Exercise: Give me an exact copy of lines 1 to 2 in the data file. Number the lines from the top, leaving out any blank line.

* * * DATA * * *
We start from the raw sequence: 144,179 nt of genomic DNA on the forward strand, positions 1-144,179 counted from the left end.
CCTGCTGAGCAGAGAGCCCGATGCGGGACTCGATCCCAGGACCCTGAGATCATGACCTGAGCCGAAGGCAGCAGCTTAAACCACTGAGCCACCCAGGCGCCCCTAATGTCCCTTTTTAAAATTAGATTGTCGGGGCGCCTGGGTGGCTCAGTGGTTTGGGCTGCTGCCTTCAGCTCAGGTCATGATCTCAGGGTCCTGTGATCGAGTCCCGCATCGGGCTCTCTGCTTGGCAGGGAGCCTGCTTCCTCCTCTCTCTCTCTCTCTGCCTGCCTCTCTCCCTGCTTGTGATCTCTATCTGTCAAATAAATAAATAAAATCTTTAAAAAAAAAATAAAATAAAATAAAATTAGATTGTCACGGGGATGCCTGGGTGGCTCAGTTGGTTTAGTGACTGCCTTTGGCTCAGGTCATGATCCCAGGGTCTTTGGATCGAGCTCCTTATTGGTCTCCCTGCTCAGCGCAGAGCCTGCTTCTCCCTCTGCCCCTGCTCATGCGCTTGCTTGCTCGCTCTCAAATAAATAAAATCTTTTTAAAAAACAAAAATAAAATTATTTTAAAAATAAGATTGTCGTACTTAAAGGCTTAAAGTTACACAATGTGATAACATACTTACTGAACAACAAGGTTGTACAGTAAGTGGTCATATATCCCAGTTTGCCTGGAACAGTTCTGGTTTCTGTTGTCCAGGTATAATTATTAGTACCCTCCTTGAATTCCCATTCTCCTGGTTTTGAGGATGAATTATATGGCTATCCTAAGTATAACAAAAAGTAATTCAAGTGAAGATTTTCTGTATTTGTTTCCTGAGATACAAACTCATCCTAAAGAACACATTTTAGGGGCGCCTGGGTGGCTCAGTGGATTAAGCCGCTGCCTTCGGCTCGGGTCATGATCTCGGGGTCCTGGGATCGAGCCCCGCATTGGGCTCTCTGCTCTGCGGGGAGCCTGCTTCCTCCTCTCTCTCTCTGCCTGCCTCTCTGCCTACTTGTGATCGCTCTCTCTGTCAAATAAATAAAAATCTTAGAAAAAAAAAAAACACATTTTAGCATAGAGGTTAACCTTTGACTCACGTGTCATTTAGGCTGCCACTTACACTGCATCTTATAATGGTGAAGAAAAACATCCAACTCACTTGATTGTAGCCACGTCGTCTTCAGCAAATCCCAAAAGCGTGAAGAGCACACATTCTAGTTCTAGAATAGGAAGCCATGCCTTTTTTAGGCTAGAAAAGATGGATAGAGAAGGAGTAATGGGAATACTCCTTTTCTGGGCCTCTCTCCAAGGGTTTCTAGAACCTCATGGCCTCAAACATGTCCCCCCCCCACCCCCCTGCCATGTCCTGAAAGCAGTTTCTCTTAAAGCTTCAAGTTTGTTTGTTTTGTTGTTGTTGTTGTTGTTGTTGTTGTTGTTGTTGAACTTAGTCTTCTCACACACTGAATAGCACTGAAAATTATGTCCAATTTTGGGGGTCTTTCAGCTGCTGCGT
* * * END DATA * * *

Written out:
We start from the raw sequence: 144,179 nt of genomic DNA on the forward strand, positions 1-144,179 counted from the left end.
CCTGCTGAGCAGAGAGCCCGATGCGGGACTCGATCCCAGGACCCTGAGATCATGACCTGAGCCGAAGGCAGCAGCTTAAACCACTGAGCCACCCAGGCGCCCCTAATGTCCCTTTTTAAAATTAGATTGTCGGGGCGCCTGGGTGGCTCAGTGGTTTGGGCTGCTGCCTTCAGCTCAGGTCATGATCTCAGGGTCCTGTGATCGAGTCCCGCATCGGGCTCTCTGCTTGGCAGGGAGCCTGCTTCCTCCTCTCTCTCTCTCTCTGCCTGCCTCTCTCCCTGCTTGTGATCTCTATCTGTCAAATAAATAAATAAAATCTTTAAAAAAAAAATAAAATAAAATAAAATTAGATTGTCACGGGGATGCCTGGGTGGCTCAGTTGGTTTAGTGACTGCCTTTGGCTCAGGTCATGATCCCAGGGTCTTTGGATCGAGCTCCTTATTGGTCTCCCTGCTCAGCGCAGAGCCTGCTTCTCCCTCTGCCCCTGCTCATGCGCTTGCTTGCTCGCTCTCAAATAAATAAAATCTTTTTAAAAAACAAAAATAAAATTATTTTAAAAATAAGATTGTCGTACTTAAAGGCTTAAAGTTACACAATGTGATAACATACTTACTGAACAACAAGGTTGTACAGTAAGTGGTCATATATCCCAGTTTGCCTGGAACAGTTCTGGTTTCTGTTGTCCAGGTATAATTATTAGTACCCTCCTTGAATTCCCATTCTCCTGGTTTTGAGGATGAATTATATGGCTATCCTAAGTATAACAAAAAGTAATTCAAGTGAAGATTTTCTGTATTTGTTTCCTGAGATACAAACTCATCCTAAAGAACACATTTTAGGGGCGCCTGGGTGGCTCAGTGGATTAAGCCGCTGCCTTCGGCTCGGGTCATGATCTCGGGGTCCTGGGATCGAGCCCCGCATTGGGCTCTCTGCTCTGCGGGGAGCCTGCTTCCTCCTCTCTCTCTCTGCCTGCCTCTCTGCCTACTTGTGATCGCTCTCTCTGTCAAATAAATAAAAATCTTAGAAAAAAAAAAAACACATTTTAGCATAGAGGTTAACCTTTGACTCACGTGTCATTTAGGCTGCCACTTACACTGCATCTTATAATGGTGAAGAAAAACATCCAACTCACTTGATTGTAGCCACGTCGTCTTCAGCAAATCCCAAAAGCGTGAAGAGCACACATTCTAGTTCTAGAATAGGAAGCCATGCCTTTTTTAGGCTAGAAAAGATGGATAGAGAAGGAGTAATGGGAATACTCCTTTTCTGGGCCTCTCTCCAAGGGTTTCTAGAACCTCATGGCCTCAAACATGTCCCCCCCCCACCCCCCTGCCATGTCCTGAAAGCAGTTTCTCTTAAAGCTTCAAGTTTGTTTGTTTTGTTGTTGTTGTTGTTGTTGTTGTTGTTGTTGTTGAACTTAGTCTTCTCACACACTGAATAGCACTGAAAATTATGTCCAATTTTGGGGGTCTTTCAGCTGCTGCGT